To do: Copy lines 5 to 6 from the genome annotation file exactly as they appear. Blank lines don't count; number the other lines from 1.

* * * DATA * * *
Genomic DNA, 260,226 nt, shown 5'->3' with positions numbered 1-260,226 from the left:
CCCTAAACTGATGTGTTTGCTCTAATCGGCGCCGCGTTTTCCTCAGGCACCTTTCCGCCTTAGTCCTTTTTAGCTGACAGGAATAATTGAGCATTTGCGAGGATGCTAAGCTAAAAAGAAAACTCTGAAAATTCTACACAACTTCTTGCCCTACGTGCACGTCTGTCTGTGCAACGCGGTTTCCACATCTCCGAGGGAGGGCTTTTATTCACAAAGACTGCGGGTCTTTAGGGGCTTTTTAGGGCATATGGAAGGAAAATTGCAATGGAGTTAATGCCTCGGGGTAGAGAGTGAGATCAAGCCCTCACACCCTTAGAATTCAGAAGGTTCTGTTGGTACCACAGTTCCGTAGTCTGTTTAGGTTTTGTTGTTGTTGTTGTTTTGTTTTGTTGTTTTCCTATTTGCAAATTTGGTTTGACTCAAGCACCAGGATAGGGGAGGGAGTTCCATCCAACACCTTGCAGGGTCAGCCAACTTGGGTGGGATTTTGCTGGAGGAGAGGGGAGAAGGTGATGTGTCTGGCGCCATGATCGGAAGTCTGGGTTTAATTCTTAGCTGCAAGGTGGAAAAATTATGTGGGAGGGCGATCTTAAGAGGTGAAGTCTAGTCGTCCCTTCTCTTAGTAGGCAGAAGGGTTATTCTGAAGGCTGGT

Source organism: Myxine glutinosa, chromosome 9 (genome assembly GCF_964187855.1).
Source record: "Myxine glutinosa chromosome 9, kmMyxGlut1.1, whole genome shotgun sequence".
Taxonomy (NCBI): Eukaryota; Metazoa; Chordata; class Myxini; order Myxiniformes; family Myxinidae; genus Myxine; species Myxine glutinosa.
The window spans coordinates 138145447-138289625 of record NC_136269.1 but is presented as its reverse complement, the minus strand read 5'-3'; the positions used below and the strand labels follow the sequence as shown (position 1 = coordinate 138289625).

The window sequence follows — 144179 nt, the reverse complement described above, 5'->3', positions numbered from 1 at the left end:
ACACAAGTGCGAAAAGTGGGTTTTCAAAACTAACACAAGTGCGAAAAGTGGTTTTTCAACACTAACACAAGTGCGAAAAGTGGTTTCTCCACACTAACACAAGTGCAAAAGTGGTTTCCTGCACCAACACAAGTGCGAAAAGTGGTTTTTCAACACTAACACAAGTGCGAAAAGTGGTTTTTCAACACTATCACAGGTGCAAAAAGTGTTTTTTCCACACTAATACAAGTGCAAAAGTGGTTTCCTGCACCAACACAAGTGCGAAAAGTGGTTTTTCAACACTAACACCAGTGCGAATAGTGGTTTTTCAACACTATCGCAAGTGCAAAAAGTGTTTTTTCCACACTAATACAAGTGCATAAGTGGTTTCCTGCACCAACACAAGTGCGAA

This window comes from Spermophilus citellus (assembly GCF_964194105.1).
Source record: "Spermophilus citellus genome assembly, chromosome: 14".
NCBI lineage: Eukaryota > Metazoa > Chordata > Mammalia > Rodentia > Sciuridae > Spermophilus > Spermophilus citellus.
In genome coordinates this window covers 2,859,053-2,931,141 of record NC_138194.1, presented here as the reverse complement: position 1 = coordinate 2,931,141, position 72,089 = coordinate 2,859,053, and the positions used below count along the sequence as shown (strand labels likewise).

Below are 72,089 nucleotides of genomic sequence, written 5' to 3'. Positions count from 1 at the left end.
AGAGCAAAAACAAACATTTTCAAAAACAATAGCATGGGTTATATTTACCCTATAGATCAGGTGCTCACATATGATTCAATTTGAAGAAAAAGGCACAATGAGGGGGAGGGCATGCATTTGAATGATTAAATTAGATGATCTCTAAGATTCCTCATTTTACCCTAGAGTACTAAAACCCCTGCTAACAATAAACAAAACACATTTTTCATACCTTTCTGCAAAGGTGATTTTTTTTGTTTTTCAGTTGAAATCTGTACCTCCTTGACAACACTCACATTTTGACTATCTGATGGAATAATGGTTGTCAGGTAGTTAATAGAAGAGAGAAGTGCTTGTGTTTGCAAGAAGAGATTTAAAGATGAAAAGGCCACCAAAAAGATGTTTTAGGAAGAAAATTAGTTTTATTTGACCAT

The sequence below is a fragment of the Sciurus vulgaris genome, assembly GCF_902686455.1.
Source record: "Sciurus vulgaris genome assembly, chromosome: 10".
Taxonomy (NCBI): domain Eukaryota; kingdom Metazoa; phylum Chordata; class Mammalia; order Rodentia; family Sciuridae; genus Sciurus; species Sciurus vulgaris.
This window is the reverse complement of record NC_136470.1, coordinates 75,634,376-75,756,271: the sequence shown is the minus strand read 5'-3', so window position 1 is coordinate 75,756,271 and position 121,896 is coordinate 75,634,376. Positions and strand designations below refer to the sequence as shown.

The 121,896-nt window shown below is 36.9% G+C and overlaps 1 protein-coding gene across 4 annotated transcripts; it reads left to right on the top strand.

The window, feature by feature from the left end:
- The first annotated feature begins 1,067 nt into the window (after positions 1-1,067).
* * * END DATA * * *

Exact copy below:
Taxonomy (NCBI): Eukaryota; Metazoa; Chordata; class Myxini; order Myxiniformes; family Myxinidae; genus Myxine; species Myxine glutinosa.
The window spans coordinates 138145447-138289625 of record NC_136269.1 but is presented as its reverse complement, the minus strand read 5'-3'; the positions used below and the strand labels follow the sequence as shown (position 1 = coordinate 138289625).